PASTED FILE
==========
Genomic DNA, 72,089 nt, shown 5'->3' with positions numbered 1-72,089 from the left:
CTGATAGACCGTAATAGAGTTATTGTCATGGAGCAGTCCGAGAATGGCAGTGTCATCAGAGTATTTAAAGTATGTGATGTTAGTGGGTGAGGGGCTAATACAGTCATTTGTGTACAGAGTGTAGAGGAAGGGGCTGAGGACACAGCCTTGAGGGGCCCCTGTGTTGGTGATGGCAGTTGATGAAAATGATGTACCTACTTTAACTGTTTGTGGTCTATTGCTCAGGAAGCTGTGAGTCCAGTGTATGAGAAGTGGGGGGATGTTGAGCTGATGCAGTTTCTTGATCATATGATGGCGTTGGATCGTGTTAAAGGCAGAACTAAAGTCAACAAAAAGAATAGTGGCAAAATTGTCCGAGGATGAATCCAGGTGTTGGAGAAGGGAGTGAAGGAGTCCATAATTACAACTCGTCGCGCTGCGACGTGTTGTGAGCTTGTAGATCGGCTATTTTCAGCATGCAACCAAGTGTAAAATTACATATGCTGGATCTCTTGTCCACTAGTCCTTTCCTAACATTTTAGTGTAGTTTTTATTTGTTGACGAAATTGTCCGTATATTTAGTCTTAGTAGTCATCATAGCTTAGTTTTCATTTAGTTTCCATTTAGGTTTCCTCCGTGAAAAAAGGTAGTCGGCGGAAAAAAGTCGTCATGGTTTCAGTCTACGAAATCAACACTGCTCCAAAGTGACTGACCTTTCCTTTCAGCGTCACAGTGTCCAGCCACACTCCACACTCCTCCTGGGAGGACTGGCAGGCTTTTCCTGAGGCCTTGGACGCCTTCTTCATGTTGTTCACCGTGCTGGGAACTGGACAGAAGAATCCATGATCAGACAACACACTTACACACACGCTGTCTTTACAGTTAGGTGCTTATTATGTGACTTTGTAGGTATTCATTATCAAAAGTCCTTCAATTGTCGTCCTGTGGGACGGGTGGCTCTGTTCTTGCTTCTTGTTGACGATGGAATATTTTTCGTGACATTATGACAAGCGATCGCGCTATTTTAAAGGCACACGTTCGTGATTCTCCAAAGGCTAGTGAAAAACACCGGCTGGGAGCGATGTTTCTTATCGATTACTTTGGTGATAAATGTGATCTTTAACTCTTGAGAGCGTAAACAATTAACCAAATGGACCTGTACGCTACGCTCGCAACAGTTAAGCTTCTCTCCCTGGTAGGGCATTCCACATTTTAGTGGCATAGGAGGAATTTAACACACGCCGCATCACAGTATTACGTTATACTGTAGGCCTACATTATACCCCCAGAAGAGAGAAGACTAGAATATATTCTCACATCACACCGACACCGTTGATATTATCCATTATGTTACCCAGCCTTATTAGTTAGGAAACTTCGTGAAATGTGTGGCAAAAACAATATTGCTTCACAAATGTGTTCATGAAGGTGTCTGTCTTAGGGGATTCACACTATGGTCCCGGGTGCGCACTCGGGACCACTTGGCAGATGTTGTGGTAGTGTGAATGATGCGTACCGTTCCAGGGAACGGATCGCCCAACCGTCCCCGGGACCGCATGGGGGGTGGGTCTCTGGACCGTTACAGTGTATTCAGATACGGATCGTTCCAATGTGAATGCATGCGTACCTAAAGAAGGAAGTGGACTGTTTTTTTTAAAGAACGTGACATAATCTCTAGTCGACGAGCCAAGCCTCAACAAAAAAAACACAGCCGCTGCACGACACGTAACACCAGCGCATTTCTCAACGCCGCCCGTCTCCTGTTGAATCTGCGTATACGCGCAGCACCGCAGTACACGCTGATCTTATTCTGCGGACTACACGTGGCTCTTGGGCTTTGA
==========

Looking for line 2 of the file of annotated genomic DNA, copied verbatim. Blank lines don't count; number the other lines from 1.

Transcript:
CTGATAGACCGTAATAGAGTTATTGTCATGGAGCAGTCCGAGAATGGCAGTGTCATCAGAGTATTTAAAGTATGTGATGTTAGTGGGTGAGGGGCTAATACAGTCATTTGTGTACAGAGTGTAGAGGAAGGGGCTGAGGACACAGCCTTGAGGGGCCCCTGTGTTGGTGATGGCAGTTGATGAAAATGATGTACCTACTTTAACTGTTTGTGGTCTATTGCTCAGGAAGCTGTGAGTCCAGTGTATGAGAAGTGGGGGGATGTTGAGCTGATGCAGTTTCTTGATCATATGATGGCGTTGGATCGTGTTAAAGGCAGAACTAAAGTCAACAAAAAGAATAGTGGCAAAATTGTCCGAGGATGAATCCAGGTGTTGGAGAAGGGAGTGAAGGAGTCCATAATTACAACTCGTCGCGCTGCGACGTGTTGTGAGCTTGTAGATCGGCTATTTTCAGCATGCAACCAAGTGTAAAATTACATATGCTGGATCTCTTGTCCACTAGTCCTTTCCTAACATTTTAGTGTAGTTTTTATTTGTTGACGAAATTGTCCGTATATTTAGTCTTAGTAGTCATCATAGCTTAGTTTTCATTTAGTTTCCATTTAGGTTTCCTCCGTGAAAAAAGGTAGTCGGCGGAAAAAAGTCGTCATGGTTTCAGTCTACGAAATCAACACTGCTCCAAAGTGACTGACCTTTCCTTTCAGCGTCACAGTGTCCAGCCACACTCCACACTCCTCCTGGGAGGACTGGCAGGCTTTTCCTGAGGCCTTGGACGCCTTCTTCATGTTGTTCACCGTGCTGGGAACTGGACAGAAGAATCCATGATCAGACAACACACTTACACACACGCTGTCTTTACAGTTAGGTGCTTATTATGTGACTTTGTAGGTATTCATTATCAAAAGTCCTTCAATTGTCGTCCTGTGGGACGGGTGGCTCTGTTCTTGCTTCTTGTTGACGATGGAATATTTTTCGTGACATTATGACAAGCGATCGCGCTATTTTAAAGGCACACGTTCGTGATTCTCCAAAGGCTAGTGAAAAACACCGGCTGGGAGCGATGTTTCTTATCGATTACTTTGGTGATAAATGTGATCTTTAACTCTTGAGAGCGTAAACAATTAACCAAATGGACCTGTACGCTACGCTCGCAACAGTTAAGCTTCTCTCCCTGGTAGGGCATTCCACATTTTAGTGGCATAGGAGGAATTTAACACACGCCGCATCACAGTATTACGTTATACTGTAGGCCTACATTATACCCCCAGAAGAGAGAAGACTAGAATATATTCTCACATCACACCGACACCGTTGATATTATCCATTATGTTACCCAGCCTTATTAGTTAGGAAACTTCGTGAAATGTGTGGCAAAAACAATATTGCTTCACAAATGTGTTCATGAAGGTGTCTGTCTTAGGGGATTCACACTATGGTCCCGGGTGCGCACTCGGGACCACTTGGCAGATGTTGTGGTAGTGTGAATGATGCGTACCGTTCCAGGGAACGGATCGCCCAACCGTCCCCGGGACCGCATGGGGGGTGGGTCTCTGGACCGTTACAGTGTATTCAGATACGGATCGTTCCAATGTGAATGCATGCGTACCTAAAGAAGGAAGTGGACTGTTTTTTTTAAAGAACGTGACATAATCTCTAGTCGACGAGCCAAGCCTCAACAAAAAAAACACAGCCGCTGCACGACACGTAACACCAGCGCATTTCTCAACGCCGCCCGTCTCCTGTTGAATCTGCGTATACGCGCAGCACCGCAGTACACGCTGATCTTATTCTGCGGACTACACGTGGCTCTTGGGCTTTGA